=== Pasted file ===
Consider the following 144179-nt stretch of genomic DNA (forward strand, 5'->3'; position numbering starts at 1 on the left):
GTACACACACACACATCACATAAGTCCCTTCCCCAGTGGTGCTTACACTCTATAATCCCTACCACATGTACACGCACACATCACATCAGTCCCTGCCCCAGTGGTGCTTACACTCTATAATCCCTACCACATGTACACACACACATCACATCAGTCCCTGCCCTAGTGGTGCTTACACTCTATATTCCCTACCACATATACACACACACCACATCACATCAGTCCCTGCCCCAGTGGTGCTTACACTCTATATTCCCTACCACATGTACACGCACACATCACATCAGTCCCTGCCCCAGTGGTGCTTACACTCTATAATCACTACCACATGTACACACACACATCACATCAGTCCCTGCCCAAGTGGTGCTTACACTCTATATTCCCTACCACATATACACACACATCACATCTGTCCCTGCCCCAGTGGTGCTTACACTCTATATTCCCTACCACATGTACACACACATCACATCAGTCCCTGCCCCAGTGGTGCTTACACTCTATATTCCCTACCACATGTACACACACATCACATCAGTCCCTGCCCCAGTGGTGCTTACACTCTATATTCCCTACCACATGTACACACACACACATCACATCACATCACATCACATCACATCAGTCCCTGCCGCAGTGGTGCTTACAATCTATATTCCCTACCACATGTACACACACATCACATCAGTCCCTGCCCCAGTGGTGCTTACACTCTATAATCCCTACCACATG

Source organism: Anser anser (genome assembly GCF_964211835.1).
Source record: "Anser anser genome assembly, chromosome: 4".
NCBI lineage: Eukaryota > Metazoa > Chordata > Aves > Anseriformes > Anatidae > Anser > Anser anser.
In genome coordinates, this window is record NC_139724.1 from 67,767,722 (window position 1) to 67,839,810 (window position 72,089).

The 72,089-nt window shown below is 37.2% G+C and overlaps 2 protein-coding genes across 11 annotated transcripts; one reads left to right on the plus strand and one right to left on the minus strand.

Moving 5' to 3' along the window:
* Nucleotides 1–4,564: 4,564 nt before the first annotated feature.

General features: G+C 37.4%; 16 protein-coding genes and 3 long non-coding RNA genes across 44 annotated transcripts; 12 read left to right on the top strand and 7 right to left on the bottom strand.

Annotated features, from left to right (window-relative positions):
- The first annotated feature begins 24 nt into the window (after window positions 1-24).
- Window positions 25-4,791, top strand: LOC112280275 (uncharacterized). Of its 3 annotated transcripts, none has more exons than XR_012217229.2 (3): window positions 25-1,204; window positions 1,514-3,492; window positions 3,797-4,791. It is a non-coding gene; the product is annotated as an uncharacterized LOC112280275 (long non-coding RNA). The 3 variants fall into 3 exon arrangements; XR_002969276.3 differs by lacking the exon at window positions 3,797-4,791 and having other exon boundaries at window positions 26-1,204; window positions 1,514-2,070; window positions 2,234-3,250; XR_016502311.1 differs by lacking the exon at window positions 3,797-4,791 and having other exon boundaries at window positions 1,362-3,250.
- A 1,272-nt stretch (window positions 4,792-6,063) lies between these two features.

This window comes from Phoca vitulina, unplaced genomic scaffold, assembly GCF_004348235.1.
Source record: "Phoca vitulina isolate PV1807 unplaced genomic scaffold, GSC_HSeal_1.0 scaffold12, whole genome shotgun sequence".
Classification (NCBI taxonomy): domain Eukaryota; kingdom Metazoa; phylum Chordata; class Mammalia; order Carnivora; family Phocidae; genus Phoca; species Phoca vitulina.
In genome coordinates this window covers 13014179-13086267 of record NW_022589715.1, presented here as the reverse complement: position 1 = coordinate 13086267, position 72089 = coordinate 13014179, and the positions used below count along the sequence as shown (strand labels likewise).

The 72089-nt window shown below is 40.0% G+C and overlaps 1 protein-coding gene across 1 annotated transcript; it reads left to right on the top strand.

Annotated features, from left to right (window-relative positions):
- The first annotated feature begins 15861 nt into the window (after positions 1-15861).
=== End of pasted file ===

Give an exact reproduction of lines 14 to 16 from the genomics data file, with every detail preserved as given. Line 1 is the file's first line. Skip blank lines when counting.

- A 1,272-nt stretch (window positions 4,792-6,063) lies between these two features.

This window comes from Phoca vitulina, unplaced genomic scaffold, assembly GCF_004348235.1.
Source record: "Phoca vitulina isolate PV1807 unplaced genomic scaffold, GSC_HSeal_1.0 scaffold12, whole genome shotgun sequence".